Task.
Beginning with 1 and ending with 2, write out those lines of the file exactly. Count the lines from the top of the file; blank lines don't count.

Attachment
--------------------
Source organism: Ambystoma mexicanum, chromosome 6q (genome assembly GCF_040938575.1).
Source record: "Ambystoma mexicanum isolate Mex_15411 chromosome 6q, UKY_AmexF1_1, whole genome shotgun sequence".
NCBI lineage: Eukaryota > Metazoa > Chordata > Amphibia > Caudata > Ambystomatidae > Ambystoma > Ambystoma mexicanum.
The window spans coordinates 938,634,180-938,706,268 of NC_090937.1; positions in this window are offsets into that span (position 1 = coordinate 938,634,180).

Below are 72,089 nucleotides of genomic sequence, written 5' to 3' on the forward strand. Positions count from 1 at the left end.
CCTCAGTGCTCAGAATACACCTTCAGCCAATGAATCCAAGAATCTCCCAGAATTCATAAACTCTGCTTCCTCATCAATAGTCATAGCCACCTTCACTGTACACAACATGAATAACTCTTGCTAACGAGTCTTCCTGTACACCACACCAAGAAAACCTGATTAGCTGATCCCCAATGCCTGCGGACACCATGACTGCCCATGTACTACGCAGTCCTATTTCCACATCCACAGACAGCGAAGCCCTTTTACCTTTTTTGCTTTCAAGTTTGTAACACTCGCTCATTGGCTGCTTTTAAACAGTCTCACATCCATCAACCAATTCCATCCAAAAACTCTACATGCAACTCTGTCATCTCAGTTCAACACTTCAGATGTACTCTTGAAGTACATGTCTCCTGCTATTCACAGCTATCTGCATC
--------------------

Source organism: Ambystoma mexicanum, chromosome 6q (genome assembly GCF_040938575.1).
Source record: "Ambystoma mexicanum isolate Mex_15411 chromosome 6q, UKY_AmexF1_1, whole genome shotgun sequence".